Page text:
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Economy in Brief

UK Still Travelling in the Slow Lane
by Andrew Cates  July 7, 2020

With lockdown measures having been partially lifted in recent weeks, prospects for the UK economy seem to have improved. On the data front there has been some validation for that view as the composite PMI jumped sharply to 47.5 in June from 30.0 in May, its highest level since February. That data however underscore that an 'improvement' is a relative term. The underlying base from which this index recovered was extraordinarily low. And a sub-50 level for the PMI still suggests that output is contracting. Further perspective on that point can be seen in the first figure above showing the deviation of the UK monthly composite PMI from 50 cumulated from January 2019. Successive readings below 50 in recent months suggest the level of output is a long way from normal and that much excess capacity now exists in the broader economy.

Andy Haldane, the chief economist at the Bank of England, was reported to be optimistic about UK recovery prospects last week arguing that recent data were in tune with the idea that a V-shaped recovery profile was taking shape. A closer examination of Haldane's speech suggests a more nuanced take. He was arguably simply stating that the economy could prove to be stronger than the BoE had previously been anticipating. Since the base from which the economy is destined to recover is so low, he was further arguing that many economic indicators could indeed bounce back strongly not least now that lockdown restrictions are easing.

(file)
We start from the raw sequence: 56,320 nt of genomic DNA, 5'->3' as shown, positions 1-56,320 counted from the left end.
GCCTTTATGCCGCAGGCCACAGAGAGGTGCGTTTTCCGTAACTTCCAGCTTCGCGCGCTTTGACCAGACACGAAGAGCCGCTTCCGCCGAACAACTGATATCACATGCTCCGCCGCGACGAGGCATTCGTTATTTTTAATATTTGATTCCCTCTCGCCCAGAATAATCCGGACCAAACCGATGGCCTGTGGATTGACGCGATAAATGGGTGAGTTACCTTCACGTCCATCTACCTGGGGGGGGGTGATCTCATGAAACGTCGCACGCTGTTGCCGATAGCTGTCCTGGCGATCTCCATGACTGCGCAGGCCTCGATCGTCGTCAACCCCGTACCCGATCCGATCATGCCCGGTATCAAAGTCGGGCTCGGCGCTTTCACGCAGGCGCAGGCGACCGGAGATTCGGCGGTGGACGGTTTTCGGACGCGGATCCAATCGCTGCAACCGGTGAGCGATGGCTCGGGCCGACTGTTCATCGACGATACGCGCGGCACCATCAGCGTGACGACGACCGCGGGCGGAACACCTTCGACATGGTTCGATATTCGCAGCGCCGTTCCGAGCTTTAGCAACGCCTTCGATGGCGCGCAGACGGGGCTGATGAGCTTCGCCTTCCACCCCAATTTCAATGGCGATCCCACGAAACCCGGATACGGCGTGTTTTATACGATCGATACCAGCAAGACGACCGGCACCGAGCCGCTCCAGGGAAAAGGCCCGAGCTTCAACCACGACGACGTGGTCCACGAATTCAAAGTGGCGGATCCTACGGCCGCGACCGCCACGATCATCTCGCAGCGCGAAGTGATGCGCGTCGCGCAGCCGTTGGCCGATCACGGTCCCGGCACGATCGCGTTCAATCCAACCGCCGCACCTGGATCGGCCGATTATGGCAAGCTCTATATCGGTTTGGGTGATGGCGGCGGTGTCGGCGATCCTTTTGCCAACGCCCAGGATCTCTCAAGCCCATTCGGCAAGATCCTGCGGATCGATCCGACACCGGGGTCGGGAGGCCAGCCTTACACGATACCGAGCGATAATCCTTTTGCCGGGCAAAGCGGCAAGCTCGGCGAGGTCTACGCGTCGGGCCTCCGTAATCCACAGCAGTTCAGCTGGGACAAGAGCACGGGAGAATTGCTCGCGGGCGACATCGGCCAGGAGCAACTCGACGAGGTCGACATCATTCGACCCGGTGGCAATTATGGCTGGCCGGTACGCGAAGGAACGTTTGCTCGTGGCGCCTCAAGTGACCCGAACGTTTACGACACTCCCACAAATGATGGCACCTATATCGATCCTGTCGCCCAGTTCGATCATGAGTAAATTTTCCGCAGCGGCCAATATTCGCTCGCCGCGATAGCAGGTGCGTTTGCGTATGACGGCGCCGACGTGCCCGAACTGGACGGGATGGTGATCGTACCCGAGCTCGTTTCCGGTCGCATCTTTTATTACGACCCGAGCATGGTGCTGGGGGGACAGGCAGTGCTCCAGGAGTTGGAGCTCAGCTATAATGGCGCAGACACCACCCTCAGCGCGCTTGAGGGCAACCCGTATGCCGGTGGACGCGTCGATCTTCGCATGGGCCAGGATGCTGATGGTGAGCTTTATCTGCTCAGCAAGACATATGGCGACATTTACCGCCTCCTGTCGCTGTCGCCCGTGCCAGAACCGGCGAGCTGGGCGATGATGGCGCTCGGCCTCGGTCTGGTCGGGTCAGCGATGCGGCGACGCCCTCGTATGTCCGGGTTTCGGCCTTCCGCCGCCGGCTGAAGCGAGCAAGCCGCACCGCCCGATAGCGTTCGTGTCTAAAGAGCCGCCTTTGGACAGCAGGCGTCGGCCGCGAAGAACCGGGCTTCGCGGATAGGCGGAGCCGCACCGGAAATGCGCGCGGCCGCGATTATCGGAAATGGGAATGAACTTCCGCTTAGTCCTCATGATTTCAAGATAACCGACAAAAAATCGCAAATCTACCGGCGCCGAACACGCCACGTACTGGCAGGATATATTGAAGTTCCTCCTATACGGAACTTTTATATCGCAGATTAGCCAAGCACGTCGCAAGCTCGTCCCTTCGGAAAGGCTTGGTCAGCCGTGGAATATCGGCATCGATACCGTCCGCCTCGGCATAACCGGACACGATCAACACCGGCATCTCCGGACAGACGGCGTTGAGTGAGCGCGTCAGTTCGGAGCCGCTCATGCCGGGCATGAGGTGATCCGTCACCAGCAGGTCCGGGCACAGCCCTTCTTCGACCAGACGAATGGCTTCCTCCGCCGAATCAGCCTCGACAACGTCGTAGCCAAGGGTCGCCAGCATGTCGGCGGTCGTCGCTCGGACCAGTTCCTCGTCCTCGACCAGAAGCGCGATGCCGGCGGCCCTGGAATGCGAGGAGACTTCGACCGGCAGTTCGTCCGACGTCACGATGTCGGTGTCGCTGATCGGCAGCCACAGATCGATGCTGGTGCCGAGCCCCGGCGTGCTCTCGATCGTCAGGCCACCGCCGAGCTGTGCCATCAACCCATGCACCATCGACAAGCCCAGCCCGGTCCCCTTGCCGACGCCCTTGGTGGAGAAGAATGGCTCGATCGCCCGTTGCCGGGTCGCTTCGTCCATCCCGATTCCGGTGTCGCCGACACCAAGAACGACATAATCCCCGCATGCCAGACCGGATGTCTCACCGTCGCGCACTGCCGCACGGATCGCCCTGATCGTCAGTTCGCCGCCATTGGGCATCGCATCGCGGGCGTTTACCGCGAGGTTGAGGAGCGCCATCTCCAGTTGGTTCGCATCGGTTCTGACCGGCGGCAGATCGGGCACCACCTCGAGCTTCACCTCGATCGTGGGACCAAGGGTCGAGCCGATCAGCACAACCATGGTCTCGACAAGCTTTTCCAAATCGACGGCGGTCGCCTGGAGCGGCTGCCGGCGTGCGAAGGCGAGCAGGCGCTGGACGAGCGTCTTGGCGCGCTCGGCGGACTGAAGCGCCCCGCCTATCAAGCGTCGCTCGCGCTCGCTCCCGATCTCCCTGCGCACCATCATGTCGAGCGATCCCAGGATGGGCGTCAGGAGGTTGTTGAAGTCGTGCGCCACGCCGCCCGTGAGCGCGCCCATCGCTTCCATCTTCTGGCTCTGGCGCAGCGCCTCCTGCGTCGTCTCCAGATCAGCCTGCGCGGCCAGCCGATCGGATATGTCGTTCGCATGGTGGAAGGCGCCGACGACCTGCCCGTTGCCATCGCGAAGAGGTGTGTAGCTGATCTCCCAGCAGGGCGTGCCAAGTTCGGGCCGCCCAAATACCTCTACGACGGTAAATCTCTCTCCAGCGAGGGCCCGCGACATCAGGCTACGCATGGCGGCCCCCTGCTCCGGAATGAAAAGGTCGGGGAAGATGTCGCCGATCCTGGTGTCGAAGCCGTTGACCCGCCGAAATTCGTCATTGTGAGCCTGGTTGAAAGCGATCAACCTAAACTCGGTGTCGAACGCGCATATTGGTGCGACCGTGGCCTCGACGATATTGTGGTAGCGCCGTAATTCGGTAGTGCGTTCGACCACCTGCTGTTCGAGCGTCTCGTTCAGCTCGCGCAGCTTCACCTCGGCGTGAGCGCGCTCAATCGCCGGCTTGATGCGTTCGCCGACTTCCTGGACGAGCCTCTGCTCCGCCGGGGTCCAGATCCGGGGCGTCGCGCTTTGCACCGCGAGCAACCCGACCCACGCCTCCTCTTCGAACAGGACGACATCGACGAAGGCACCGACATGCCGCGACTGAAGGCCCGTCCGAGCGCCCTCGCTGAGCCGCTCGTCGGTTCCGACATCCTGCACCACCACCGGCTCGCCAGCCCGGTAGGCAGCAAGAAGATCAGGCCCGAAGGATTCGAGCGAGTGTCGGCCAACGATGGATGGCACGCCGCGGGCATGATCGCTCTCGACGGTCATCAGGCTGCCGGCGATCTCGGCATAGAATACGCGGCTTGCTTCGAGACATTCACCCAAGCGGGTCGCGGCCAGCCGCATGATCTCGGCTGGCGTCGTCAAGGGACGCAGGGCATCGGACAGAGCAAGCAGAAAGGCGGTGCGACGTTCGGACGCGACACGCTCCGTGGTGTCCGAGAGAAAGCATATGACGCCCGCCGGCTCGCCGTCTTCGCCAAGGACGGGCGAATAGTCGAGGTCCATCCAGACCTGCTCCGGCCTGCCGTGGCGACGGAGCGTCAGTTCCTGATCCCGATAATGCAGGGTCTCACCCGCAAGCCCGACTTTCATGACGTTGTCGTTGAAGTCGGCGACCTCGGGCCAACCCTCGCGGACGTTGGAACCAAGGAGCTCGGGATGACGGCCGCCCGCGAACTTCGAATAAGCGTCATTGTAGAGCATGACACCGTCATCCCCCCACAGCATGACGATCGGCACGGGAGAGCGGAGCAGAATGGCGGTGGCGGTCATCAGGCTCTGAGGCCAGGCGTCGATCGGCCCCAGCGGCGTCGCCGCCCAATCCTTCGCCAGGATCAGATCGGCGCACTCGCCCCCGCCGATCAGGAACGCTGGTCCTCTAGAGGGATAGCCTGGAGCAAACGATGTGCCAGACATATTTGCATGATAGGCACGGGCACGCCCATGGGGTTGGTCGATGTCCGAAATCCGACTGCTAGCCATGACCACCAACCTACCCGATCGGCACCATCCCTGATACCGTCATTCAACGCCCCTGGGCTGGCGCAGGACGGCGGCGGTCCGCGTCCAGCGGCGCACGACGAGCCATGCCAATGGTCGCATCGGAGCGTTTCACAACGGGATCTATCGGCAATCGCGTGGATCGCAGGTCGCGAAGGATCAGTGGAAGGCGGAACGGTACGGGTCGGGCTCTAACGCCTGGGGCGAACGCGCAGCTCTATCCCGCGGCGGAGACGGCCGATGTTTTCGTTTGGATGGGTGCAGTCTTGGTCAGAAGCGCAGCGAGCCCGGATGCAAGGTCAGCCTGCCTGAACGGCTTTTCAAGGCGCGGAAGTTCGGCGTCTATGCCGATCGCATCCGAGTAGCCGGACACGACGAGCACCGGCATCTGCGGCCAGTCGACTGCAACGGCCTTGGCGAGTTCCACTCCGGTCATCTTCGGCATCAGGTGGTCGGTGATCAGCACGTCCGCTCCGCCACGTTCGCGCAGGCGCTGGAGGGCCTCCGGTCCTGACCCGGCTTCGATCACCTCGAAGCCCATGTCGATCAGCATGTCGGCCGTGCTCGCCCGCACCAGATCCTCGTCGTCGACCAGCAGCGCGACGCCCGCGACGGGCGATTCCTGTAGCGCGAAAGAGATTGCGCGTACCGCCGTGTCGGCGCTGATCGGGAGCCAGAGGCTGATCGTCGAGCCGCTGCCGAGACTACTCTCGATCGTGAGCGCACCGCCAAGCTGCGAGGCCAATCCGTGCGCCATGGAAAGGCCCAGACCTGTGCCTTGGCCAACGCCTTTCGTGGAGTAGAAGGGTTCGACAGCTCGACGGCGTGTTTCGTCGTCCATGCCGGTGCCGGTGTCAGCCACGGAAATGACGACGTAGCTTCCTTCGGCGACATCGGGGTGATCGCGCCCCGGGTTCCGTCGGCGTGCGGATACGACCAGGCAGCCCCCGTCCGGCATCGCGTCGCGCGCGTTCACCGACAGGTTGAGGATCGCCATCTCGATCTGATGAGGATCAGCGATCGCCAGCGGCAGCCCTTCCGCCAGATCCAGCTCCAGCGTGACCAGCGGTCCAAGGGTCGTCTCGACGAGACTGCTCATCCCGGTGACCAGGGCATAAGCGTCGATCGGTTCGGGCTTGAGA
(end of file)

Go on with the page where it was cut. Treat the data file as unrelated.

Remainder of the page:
There are still many other non-traditional high frequency data points that continue to paint a bleak picture of the UK economy at present. Footfall at retail establishments, for example, is languishing at only around 40% of normal levels and restaurant table bookings are still down 98% on last year (in stark contrast to many other European countries such as Germany - see second figure). Car usage in the meantime has certainly picked up but rail and buses remain fairly empty (see third figure). Most importantly – as Haldane further acknowledged - the labour market is still mired in uncertainty. Job adverts across all industries remained around half of their 2019 average in the week from 19 June to 26 June. And around 23% of the UK workforce is presently on furlough, with 68% of those receiving wage top-ups from their employer according to the latest Business Impact of Coronavirus Survey (BICS) collected from 15 to 28 June. With government furlough schemes destined to come to an end in October, consumer confidence is clearly hostage to high levels of job insecurity and reduced rates of income formation (see fourth figure). A strong recovery of consumer spending remains an unlikely prospect against that backdrop in the immediate weeks ahead.

Viewpoint commentaries are the opinions of the author and do not reflect the views of Haver Analytics.
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